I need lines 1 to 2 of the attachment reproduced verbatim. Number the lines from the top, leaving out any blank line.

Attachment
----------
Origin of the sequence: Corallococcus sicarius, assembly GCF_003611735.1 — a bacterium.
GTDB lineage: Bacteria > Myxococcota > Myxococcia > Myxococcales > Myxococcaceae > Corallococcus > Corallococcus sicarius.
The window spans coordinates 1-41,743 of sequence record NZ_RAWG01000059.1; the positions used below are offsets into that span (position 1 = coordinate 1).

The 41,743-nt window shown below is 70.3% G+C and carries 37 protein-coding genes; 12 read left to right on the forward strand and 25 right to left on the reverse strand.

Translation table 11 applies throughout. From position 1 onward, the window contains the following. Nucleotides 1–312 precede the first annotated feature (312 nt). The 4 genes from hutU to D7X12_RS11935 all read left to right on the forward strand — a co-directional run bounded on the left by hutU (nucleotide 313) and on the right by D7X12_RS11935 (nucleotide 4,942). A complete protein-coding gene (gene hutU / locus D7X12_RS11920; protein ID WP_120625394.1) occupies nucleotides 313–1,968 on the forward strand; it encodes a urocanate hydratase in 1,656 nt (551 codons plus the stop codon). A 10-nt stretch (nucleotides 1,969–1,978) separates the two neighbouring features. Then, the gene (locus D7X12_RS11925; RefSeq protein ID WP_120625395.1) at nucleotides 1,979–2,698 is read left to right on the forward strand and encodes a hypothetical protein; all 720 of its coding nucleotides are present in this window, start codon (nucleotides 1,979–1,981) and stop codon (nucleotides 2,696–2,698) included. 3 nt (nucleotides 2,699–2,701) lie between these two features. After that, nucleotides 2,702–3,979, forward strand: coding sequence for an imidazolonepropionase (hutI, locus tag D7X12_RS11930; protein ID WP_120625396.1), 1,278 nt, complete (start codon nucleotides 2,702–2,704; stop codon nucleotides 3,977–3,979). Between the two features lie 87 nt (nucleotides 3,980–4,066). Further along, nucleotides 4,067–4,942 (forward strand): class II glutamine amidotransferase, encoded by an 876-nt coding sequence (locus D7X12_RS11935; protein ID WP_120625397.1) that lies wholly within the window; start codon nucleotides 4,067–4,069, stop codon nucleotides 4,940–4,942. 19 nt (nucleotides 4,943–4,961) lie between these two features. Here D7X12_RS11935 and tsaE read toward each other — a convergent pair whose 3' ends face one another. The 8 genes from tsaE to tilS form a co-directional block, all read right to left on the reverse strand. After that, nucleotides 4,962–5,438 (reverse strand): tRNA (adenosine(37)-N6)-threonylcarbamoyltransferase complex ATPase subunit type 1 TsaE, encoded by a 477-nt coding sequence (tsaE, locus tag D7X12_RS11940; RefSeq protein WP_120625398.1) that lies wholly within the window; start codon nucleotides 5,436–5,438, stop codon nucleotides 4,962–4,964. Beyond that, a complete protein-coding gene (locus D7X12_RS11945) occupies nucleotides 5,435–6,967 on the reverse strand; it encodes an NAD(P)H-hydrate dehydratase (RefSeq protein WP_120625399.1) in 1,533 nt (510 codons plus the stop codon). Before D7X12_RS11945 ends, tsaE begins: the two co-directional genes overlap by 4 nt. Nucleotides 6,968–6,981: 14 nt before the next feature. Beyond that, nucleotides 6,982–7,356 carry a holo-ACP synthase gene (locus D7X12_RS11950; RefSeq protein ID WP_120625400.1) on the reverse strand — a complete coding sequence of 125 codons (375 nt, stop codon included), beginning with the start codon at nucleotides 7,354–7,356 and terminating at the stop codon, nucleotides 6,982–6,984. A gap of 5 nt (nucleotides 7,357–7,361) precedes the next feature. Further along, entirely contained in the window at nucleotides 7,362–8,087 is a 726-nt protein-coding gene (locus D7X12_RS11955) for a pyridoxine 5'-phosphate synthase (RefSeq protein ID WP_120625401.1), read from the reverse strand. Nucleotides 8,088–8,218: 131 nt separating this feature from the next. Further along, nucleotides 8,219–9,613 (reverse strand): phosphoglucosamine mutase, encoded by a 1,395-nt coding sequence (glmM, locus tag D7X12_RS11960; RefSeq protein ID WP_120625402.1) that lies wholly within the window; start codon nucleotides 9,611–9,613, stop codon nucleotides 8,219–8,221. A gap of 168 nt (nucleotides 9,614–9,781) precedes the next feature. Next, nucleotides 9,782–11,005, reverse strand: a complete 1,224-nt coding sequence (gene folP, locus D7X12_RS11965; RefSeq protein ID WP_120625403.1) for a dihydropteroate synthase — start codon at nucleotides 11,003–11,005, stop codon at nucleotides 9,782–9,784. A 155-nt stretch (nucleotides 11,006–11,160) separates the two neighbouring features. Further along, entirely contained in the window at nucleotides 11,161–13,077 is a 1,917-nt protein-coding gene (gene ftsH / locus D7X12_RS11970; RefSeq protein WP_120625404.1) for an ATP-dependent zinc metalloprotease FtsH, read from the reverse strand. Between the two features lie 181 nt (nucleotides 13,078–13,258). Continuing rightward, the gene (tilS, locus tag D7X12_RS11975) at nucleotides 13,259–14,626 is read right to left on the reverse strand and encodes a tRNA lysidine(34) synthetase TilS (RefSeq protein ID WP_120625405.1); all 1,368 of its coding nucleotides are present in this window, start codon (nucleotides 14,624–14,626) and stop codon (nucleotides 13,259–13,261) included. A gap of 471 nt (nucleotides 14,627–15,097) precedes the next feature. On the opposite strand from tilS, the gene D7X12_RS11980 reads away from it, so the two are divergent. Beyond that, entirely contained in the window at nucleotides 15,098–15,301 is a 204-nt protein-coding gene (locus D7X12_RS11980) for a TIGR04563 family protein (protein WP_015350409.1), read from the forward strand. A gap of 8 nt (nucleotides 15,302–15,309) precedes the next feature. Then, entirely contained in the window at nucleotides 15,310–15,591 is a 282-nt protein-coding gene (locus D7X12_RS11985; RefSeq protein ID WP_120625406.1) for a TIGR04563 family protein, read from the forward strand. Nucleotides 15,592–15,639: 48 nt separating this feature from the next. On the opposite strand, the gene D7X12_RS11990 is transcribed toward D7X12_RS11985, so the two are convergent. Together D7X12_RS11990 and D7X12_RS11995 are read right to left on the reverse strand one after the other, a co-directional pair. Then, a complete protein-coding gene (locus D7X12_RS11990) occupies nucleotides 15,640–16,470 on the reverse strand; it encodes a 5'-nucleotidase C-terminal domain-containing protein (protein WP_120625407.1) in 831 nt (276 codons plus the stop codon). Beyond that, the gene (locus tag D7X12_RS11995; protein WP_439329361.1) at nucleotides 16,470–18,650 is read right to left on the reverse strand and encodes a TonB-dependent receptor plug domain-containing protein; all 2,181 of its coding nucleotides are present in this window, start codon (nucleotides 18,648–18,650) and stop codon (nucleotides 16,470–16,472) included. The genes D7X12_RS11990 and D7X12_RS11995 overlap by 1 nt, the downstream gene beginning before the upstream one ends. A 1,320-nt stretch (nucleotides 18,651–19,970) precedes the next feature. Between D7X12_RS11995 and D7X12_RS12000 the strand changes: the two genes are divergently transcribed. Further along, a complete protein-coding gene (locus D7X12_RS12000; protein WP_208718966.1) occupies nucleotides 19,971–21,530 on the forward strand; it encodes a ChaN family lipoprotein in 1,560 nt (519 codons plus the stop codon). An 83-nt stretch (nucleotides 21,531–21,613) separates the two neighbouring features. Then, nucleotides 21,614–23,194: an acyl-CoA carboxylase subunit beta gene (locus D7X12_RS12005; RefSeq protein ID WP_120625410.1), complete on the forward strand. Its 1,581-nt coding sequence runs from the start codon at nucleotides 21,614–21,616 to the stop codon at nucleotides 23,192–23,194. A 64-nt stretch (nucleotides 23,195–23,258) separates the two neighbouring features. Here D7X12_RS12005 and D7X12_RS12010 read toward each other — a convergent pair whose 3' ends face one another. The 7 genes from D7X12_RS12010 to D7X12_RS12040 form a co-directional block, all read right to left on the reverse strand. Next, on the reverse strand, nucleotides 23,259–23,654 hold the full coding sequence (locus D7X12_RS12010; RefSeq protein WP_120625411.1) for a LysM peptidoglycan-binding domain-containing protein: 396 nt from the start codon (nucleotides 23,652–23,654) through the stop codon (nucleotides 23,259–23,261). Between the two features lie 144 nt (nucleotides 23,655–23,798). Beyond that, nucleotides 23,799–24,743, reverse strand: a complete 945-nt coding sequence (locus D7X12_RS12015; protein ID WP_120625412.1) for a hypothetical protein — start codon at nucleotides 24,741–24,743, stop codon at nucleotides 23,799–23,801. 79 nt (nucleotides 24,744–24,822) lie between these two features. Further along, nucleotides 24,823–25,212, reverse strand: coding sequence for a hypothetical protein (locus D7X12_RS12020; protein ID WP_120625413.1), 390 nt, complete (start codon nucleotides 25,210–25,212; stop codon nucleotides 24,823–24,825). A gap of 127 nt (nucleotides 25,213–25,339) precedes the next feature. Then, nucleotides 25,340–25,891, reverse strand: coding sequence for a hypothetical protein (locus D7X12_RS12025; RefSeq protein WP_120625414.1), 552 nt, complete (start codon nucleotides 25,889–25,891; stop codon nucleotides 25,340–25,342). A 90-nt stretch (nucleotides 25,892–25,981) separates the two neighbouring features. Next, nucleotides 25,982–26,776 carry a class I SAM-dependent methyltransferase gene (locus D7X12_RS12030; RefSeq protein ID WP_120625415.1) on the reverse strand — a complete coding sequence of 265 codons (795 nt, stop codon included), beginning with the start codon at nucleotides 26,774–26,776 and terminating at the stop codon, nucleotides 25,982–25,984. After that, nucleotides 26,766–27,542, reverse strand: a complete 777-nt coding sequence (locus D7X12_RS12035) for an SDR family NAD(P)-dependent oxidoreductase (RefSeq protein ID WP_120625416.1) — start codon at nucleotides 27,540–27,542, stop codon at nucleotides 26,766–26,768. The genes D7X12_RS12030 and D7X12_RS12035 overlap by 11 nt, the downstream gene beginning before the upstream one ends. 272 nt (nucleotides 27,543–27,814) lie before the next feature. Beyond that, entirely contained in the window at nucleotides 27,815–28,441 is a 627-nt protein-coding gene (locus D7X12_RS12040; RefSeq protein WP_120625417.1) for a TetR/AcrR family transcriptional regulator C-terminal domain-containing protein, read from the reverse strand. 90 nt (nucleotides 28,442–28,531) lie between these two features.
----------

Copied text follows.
Origin of the sequence: Corallococcus sicarius, assembly GCF_003611735.1 — a bacterium.
GTDB lineage: Bacteria > Myxococcota > Myxococcia > Myxococcales > Myxococcaceae > Corallococcus > Corallococcus sicarius.